Tuesday, November 28, 2023

Michael's Christmas Movie Guide: The Polar Express (2004)


A real Christmas classic. 

A young boy starts to have his doubts as to whether or not there is a Santa Claus. Since this is his crucial night, The Polar Express a magical train stops at his house giving him and other children a chance to see the North Pole on Christmas Eve. 

I simply love this movie. To me it captures the feeling of being a child at Christmas. Part of the reason is that this movie is filled with a pure sense of awe and wonder. This is especially true of the beautiful and lush settings that are perfectly visually realized on the screen. It is also true with how this film takes place in the 1950's but never calls attention to it. If you pay attention, you can tell the time period by the magazines or by the kid wearing Roy Rogers slippers (as a Roy Rogers fan, I love that detail). However instead of focusing on things that are obviously from the 50's this movie instead focuses on having a nostalgic feel that simply feels like it is from the past. Because of this, whether your childhood was 20 years ago or 70 years ago, this movie transports you to whichever period you grew up in and have nostalgia for. However, the main reason that this film makes you experience it as a child again is because of the main character. Him having no real name and have a personality that we can all relate to make us see things from his eyes. This is enhanced by the fact that the film rarely moves away from the character. Because of this by the end of the film, we have the same awe and wonder by the magic of Christmas that a child would have. 

Even beyond this there is a lot to enjoy about this movie. Despite being based off such a short children's book this feature length film never feels too long. In fact, the 1 hour and 40m minute runtime flies by without a moment seeming wasted. The soundtrack is also simply wonderful. Alan Anthony Silvestri's (who has composed musical scores for many of director Robert Zemeckis' other films as well as this one) musical score is simply a joy to listen to. However, the songs are just as wonderful. The original song, When Christmas Comes to Town (written by Glen Ballard & Alan Silvestri), is simply beautiful and captures all the comforts of Christmas. Another original song, Rockin' on Top of the World (also written by Glen Ballard & Alan Silvestri) is a very fun song enhanced by an energetic performance by Aerosmith lead singer, Steven Tyler. Uses of classic Christmas songs being performed by Bing Crosby, The Andrew Sisters, Perry Como and Frank Sinatra add much to the nostalgic feel.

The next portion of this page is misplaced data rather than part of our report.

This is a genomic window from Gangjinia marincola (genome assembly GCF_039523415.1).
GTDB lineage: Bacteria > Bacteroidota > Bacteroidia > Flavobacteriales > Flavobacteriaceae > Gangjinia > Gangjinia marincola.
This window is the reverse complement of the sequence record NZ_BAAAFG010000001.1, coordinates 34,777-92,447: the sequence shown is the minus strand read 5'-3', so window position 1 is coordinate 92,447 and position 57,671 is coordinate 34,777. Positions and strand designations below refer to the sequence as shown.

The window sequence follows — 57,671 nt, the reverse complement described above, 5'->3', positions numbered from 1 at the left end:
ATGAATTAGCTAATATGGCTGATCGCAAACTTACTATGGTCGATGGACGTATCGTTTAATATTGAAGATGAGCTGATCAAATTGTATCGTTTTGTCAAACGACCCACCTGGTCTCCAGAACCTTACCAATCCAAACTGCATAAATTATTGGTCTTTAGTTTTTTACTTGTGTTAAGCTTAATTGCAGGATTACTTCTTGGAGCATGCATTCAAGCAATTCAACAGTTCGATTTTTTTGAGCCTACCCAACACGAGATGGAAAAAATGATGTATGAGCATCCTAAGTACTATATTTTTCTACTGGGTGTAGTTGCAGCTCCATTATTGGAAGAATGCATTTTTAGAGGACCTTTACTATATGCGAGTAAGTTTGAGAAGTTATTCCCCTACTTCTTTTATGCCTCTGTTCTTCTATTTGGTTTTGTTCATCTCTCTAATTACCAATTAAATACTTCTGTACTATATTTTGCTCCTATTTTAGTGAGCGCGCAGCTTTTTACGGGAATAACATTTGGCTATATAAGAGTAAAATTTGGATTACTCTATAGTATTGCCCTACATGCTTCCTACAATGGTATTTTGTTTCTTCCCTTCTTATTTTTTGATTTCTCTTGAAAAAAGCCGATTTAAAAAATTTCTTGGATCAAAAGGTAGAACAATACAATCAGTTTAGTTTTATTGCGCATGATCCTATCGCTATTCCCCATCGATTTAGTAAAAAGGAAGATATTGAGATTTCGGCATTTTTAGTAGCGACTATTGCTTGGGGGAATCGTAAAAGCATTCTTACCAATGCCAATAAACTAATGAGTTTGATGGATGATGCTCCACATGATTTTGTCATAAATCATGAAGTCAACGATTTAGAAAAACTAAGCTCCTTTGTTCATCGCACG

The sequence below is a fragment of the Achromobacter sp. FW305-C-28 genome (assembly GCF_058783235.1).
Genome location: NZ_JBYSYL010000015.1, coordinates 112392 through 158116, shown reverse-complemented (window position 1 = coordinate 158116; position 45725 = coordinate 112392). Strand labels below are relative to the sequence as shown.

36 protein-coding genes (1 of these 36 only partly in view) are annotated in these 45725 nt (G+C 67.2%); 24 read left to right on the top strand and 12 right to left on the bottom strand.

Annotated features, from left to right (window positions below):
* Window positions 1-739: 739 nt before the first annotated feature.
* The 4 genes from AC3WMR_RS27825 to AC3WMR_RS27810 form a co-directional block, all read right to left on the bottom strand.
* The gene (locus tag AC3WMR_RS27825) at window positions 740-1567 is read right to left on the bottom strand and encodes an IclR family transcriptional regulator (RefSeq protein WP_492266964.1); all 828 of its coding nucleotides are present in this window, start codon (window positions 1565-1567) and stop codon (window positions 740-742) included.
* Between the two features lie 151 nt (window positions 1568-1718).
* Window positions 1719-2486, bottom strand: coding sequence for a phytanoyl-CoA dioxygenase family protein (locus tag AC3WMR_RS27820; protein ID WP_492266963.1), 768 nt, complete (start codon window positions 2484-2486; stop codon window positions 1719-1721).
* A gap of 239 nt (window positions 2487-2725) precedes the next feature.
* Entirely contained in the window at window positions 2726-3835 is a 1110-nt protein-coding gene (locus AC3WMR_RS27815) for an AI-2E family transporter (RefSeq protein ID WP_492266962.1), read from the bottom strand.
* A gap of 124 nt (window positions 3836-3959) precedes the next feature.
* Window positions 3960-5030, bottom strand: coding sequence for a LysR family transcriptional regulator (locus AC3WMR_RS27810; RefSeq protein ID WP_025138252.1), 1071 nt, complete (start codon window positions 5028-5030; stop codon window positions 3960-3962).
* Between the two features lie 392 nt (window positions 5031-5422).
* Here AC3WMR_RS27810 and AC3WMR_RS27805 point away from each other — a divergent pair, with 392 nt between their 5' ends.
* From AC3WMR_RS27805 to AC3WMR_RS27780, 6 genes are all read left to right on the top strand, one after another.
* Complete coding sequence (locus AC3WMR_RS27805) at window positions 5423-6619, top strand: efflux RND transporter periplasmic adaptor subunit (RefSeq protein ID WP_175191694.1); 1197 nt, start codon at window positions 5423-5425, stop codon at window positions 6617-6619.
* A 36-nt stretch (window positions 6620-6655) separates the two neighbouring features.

This film came to be when Tom Hanks fell in love with the 1985 children's book of the same name. He knew he wanted to make a movie based off this property and partnered with Chris Van Allsburg (who wrote the book) to make the film. He then got his friend Robert Zemeckis (who had directed Hanks in Forest Gump (1994) and Cast Away (2000)) to direct. Zemeckis would also co-write the film with William Boyles Jr. (who co-wrote Apollo 13 (1995), which also starred Hanks). Warner Brothers and Castle Rock Entertainment agreed to be production partners. They raised a budget of $165 million. Both Zemeckis and Hanks took an interest in doing the film with motion capture technology providing a more realistic look.

This motion capture animation is often the most criticized part of the film. It is true that the characters can look a little lifeless at times (especially with the eyes). Whenever I watch this film, I notice this at first, but as the film continues I stop noticing this at all. Because of this I have never found this as distracting as some others tend to. Though this may be a major flaw to some, it is only a minor one to me. 

Though the critics were harsh on this film, often calling the realistic animation "creepy," it was a hit film and many today (including myself) watch it every Christmas season. The reason for this is simple. It is just a very charming and well-made Christmas movie.

Resources Used

The Animated Movie Guide Edited by Jerry Beck


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